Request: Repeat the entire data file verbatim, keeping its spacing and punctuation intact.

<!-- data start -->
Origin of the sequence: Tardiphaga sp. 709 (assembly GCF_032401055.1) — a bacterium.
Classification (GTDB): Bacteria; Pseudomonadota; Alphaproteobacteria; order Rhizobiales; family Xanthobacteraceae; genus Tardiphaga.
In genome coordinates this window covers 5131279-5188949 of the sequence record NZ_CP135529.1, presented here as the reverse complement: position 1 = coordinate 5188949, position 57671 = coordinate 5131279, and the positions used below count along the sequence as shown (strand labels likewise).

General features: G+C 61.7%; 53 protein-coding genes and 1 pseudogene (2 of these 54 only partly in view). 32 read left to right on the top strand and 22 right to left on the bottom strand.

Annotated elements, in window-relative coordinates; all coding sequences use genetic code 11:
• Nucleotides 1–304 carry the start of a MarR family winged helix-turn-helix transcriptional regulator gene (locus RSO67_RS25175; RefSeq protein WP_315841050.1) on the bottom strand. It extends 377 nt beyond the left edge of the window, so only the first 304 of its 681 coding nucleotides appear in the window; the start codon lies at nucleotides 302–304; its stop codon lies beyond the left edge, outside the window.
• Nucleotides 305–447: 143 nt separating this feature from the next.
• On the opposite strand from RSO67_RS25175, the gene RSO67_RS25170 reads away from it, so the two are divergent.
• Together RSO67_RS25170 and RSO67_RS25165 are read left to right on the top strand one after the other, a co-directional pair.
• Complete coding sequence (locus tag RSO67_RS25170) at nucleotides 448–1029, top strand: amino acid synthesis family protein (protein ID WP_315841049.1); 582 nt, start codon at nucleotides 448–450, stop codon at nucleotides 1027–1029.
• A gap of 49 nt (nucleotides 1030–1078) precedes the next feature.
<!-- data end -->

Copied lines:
Origin of the sequence: Tardiphaga sp. 709 (assembly GCF_032401055.1) — a bacterium.
Classification (GTDB): Bacteria; Pseudomonadota; Alphaproteobacteria; order Rhizobiales; family Xanthobacteraceae; genus Tardiphaga.
In genome coordinates this window covers 5131279-5188949 of the sequence record NZ_CP135529.1, presented here as the reverse complement: position 1 = coordinate 5188949, position 57671 = coordinate 5131279, and the positions used below count along the sequence as shown (strand labels likewise).

General features: G+C 61.7%; 53 protein-coding genes and 1 pseudogene (2 of these 54 only partly in view). 32 read left to right on the top strand and 22 right to left on the bottom strand.

Annotated elements, in window-relative coordinates; all coding sequences use genetic code 11:
• Nucleotides 1–304 carry the start of a MarR family winged helix-turn-helix transcriptional regulator gene (locus RSO67_RS25175; RefSeq protein WP_315841050.1) on the bottom strand. It extends 377 nt beyond the left edge of the window, so only the first 304 of its 681 coding nucleotides appear in the window; the start codon lies at nucleotides 302–304; its stop codon lies beyond the left edge, outside the window.
• Nucleotides 305–447: 143 nt separating this feature from the next.
• On the opposite strand from RSO67_RS25175, the gene RSO67_RS25170 reads away from it, so the two are divergent.
• Together RSO67_RS25170 and RSO67_RS25165 are read left to right on the top strand one after the other, a co-directional pair.
• Complete coding sequence (locus tag RSO67_RS25170) at nucleotides 448–1029, top strand: amino acid synthesis family protein (protein ID WP_315841049.1); 582 nt, start codon at nucleotides 448–450, stop codon at nucleotides 1027–1029.
• A gap of 49 nt (nucleotides 1030–1078) precedes the next feature.